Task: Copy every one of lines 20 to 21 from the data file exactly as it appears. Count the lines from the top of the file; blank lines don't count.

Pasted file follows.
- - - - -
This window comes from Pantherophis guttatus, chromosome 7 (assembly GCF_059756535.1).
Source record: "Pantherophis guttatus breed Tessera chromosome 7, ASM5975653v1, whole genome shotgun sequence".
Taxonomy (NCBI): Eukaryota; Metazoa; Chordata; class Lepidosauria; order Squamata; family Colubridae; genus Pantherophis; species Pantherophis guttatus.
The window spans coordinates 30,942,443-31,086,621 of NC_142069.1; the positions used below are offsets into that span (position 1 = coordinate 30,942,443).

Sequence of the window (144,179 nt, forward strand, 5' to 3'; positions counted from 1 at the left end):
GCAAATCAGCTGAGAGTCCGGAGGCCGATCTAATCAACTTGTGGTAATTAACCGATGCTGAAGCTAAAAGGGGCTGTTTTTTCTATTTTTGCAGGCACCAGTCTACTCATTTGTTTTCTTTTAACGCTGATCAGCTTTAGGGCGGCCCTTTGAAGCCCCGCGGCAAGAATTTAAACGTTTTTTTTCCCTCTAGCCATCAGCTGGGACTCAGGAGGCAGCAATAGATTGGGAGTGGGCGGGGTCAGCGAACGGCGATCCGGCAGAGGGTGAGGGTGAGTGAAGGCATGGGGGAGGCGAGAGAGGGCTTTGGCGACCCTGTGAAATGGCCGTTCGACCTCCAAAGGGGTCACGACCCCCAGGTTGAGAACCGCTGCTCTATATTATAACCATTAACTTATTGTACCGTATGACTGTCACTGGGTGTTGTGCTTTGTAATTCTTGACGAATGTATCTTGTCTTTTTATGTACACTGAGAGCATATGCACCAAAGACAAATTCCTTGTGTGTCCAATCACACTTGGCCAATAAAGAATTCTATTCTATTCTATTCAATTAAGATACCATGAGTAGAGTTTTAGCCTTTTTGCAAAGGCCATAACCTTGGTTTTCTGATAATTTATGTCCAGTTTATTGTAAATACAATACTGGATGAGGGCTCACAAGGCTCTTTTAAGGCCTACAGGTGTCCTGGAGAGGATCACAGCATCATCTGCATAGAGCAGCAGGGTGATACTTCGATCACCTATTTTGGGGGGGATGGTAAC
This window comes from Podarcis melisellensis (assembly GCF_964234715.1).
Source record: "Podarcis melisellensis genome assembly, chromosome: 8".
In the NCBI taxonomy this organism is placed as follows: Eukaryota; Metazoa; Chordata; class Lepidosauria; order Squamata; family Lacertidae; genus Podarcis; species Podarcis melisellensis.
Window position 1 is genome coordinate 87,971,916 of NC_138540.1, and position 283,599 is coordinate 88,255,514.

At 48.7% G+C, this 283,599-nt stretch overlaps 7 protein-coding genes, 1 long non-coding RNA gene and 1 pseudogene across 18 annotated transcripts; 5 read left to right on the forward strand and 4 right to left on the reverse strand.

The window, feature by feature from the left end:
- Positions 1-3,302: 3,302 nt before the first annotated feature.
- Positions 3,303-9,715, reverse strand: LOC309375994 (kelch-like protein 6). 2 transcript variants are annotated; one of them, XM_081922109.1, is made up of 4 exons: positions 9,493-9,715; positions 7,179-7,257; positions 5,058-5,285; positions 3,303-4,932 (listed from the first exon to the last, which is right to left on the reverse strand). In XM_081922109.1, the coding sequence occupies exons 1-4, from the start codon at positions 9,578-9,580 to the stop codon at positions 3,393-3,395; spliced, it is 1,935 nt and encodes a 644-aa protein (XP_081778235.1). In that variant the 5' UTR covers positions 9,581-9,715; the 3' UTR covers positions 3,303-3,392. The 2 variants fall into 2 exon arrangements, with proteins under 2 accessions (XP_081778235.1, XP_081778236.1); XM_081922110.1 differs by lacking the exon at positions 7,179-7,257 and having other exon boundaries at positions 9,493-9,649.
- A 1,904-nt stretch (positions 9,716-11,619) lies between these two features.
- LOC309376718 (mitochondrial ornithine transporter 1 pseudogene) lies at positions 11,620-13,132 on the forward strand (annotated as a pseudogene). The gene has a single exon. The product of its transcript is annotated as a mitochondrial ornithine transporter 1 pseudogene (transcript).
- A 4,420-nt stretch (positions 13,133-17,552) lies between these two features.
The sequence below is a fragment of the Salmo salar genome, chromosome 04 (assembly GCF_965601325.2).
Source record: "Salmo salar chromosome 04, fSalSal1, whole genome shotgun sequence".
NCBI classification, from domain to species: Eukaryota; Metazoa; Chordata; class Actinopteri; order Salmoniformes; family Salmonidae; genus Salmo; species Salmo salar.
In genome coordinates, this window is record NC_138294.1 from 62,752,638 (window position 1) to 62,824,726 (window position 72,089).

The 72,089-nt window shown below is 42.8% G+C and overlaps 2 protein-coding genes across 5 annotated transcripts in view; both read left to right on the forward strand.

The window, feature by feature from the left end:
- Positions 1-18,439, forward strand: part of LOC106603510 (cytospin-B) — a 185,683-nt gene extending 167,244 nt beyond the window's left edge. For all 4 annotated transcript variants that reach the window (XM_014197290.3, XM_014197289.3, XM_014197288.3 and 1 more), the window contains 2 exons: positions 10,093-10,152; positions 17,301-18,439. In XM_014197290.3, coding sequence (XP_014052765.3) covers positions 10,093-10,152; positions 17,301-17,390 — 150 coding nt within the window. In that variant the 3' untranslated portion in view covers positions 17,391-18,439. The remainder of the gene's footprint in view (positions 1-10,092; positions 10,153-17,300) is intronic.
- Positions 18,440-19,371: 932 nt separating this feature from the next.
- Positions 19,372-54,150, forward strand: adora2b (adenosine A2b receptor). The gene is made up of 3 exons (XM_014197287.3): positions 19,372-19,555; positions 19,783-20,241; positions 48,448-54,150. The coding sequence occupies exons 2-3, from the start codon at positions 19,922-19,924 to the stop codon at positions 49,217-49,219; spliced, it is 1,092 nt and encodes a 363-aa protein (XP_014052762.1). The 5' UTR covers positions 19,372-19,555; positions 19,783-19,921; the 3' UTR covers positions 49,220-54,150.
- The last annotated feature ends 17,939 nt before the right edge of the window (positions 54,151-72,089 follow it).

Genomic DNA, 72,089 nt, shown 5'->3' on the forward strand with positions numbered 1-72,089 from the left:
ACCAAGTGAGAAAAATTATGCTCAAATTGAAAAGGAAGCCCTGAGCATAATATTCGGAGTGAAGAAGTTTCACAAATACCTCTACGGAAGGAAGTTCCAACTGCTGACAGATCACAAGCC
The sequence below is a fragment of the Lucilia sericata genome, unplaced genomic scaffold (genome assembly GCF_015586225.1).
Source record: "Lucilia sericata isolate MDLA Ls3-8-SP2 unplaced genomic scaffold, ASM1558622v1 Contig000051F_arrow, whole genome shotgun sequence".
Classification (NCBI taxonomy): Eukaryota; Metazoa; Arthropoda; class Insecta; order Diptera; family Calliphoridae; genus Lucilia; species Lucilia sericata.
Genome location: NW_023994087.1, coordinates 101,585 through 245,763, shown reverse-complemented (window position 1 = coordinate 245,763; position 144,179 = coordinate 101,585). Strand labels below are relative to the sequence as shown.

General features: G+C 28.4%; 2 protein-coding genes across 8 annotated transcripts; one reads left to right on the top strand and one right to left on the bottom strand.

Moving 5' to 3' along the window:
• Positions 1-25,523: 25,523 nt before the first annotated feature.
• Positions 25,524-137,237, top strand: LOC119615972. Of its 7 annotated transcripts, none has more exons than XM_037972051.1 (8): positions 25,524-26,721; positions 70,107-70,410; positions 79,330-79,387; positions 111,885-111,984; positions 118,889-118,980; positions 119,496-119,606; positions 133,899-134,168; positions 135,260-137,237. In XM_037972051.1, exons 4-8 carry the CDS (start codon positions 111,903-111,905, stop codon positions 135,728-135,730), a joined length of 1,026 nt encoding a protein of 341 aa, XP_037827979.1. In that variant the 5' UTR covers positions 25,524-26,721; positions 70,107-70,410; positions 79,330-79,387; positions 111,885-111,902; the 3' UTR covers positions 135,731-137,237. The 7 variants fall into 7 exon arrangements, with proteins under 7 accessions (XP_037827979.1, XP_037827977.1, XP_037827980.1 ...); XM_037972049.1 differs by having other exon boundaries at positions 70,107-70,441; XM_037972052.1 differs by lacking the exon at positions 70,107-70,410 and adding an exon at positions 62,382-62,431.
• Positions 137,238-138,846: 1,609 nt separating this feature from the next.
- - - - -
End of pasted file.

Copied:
NCBI classification, from domain to species: Eukaryota; Metazoa; Chordata; class Actinopteri; order Salmoniformes; family Salmonidae; genus Salmo; species Salmo salar.
In genome coordinates, this window is record NC_138294.1 from 62,752,638 (window position 1) to 62,824,726 (window position 72,089).